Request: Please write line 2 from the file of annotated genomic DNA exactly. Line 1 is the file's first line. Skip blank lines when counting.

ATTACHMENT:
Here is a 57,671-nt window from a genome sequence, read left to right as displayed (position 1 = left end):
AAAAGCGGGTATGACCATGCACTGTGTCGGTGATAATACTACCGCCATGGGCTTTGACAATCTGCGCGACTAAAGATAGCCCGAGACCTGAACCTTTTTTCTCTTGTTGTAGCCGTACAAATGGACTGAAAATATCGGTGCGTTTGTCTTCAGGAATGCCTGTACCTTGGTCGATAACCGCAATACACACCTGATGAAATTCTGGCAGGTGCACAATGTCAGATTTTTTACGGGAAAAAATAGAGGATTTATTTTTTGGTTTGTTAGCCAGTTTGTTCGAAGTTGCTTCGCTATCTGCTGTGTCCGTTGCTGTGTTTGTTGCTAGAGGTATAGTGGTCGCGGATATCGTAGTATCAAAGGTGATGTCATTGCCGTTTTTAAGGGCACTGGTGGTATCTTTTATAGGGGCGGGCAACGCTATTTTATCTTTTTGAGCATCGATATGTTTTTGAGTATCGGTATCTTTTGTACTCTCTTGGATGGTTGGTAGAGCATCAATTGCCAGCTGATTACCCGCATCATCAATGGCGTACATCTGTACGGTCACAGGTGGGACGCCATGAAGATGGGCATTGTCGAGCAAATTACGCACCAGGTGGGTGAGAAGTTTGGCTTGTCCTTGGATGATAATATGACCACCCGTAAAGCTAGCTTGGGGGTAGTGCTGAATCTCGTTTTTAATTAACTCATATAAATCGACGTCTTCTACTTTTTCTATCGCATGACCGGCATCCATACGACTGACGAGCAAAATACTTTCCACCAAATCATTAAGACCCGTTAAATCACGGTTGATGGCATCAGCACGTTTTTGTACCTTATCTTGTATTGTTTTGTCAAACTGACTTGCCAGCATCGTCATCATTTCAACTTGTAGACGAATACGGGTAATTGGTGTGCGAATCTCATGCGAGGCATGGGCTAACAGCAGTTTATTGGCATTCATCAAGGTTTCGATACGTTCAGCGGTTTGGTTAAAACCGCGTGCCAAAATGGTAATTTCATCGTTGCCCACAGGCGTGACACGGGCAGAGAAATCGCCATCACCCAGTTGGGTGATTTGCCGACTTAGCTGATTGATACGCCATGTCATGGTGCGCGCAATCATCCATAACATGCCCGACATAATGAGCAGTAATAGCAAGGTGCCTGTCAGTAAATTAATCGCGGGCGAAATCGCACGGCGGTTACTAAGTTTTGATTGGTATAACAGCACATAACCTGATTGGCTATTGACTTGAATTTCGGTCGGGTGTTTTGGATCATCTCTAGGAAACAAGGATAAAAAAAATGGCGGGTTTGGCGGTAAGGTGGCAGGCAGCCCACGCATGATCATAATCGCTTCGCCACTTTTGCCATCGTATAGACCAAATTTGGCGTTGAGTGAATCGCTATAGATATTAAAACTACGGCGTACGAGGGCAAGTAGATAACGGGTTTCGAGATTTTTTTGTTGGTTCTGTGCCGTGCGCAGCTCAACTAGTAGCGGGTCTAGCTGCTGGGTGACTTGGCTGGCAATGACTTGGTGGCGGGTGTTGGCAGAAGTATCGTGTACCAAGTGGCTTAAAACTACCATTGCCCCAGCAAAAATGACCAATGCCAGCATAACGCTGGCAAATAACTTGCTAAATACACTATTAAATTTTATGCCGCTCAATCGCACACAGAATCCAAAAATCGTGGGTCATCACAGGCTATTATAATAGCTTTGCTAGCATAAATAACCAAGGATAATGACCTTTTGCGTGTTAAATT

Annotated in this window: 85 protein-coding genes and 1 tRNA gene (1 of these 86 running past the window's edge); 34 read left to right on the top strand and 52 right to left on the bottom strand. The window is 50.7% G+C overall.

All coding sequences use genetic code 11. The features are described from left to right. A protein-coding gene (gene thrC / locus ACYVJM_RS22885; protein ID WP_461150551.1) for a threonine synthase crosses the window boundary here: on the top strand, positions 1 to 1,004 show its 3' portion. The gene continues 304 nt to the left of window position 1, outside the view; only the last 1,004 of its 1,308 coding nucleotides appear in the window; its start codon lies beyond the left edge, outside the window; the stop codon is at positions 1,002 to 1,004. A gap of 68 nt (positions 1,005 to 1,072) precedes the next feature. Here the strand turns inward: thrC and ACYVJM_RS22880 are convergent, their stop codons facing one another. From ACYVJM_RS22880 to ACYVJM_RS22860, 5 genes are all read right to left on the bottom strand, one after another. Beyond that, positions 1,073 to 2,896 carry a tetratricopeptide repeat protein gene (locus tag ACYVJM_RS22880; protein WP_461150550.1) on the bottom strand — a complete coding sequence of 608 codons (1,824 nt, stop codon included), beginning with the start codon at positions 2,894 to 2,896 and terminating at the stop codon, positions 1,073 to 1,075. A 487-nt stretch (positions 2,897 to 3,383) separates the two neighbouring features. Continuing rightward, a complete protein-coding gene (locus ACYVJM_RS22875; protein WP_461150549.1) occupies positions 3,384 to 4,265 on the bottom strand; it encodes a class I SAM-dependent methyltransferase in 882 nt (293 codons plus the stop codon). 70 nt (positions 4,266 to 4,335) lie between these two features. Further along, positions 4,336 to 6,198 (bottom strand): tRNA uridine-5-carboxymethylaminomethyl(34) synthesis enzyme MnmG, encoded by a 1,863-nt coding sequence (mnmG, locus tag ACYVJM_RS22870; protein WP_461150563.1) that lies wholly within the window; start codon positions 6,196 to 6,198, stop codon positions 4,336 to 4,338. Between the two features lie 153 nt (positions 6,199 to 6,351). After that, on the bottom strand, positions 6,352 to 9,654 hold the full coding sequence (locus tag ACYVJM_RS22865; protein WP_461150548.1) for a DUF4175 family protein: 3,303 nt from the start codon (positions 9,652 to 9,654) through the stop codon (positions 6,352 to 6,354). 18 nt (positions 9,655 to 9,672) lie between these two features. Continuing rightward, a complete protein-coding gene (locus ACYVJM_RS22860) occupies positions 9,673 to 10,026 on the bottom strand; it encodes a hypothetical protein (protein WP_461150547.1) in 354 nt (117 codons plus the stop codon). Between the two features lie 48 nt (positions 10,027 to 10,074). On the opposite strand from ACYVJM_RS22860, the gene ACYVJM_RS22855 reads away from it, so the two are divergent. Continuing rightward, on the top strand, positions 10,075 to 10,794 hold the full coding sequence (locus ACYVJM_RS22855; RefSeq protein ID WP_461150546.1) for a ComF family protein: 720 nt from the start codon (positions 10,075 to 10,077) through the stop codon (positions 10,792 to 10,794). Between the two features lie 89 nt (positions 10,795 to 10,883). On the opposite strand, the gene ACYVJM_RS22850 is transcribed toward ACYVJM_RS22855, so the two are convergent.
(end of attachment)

AAAAGCGGGTATGACCATGCACTGTGTCGGTGATAATACTACCGCCATGGGCTTTGACAATCTGCGCGACTAAAGATAGCCCGAGACCTGAACCTTTTTTCTCTTGTTGTAGCCGTACAAATGGACTGAAAATATCGGTGCGTTTGTCTTCAGGAATGCCTGTACCTTGGTCGATAACCGCAATACACACCTGATGAAATTCTGGCAGGTGCACAATGTCAGATTTTTTACGGGAAAAAATAGAGGATTTATTTTTTGGTTTGTTAGCCAGTTTGTTCGAAGTTGCTTCGCTATCTGCTGTGTCCGTTGCTGTGTTTGTTGCTAGAGGTATAGTGGTCGCGGATATCGTAGTATCAAAGGTGATGTCATTGCCGTTTTTAAGGGCACTGGTGGTATCTTTTATAGGGGCGGGCAACGCTATTTTATCTTTTTGAGCATCGATATGTTTTTGAGTATCGGTATCTTTTGTACTCTCTTGGATGGTTGGTAGAGCATCAATTGCCAGCTGATTACCCGCATCATCAATGGCGTACATCTGTACGGTCACAGGTGGGACGCCATGAAGATGGGCATTGTCGAGCAAATTACGCACCAGGTGGGTGAGAAGTTTGGCTTGTCCTTGGATGATAATATGACCACCCGTAAAGCTAGCTTGGGGGTAGTGCTGAATCTCGTTTTTAATTAACTCATATAAATCGACGTCTTCTACTTTTTCTATCGCATGACCGGCATCCATACGACTGACGAGCAAAATACTTTCCACCAAATCATTAAGACCCGTTAAATCACGGTTGATGGCATCAGCACGTTTTTGTACCTTATCTTGTATTGTTTTGTCAAACTGACTTGCCAGCATCGTCATCATTTCAACTTGTAGACGAATACGGGTAATTGGTGTGCGAATCTCATGCGAGGCATGGGCTAACAGCAGTTTATTGGCATTCATCAAGGTTTCGATACGTTCAGCGGTTTGGTTAAAACCGCGTGCCAAAATGGTAATTTCATCGTTGCCCACAGGCGTGACACGGGCAGAGAAATCGCCATCACCCAGTTGGGTGATTTGCCGACTTAGCTGATTGATACGCCATGTCATGGTGCGCGCAATCATCCATAACATGCCCGACATAATGAGCAGTAATAGCAAGGTGCCTGTCAGTAAATTAATCGCGGGCGAAATCGCACGGCGGTTACTAAGTTTTGATTGGTATAACAGCACATAACCTGATTGGCTATTGACTTGAATTTCGGTCGGGTGTTTTGGATCATCTCTAGGAAACAAGGATAAAAAAAATGGCGGGTTTGGCGGTAAGGTGGCAGGCAGCCCACGCATGATCATAATCGCTTCGCCACTTTTGCCATCGTATAGACCAAATTTGGCGTTGAGTGAATCGCTATAGATATTAAAACTACGGCGTACGAGGGCAAGTAGATAACGGGTTTCGAGATTTTTTTGTTGGTTCTGTGCCGTGCGCAGCTCAACTAGTAGCGGGTCTAGCTGCTGGGTGACTTGGCTGGCAATGACTTGGTGGCGGGTGTTGGCAGAAGTATCGTGTACCAAGTGGCTTAAAACTACCATTGCCCCAGCAAAAATGACCAATGCCAGCATAACGCTGGCAAATAACTTGCTAAATACACTATTAAATTTTATGCCGCTCAATCGCACACAGAATCCAAAAATCGTGGGTCATCACAGGCTATTATAATAGCTTTGCTAGCATAAATAACCAAGGATAATGACCTTTTGCGTGTTAAATT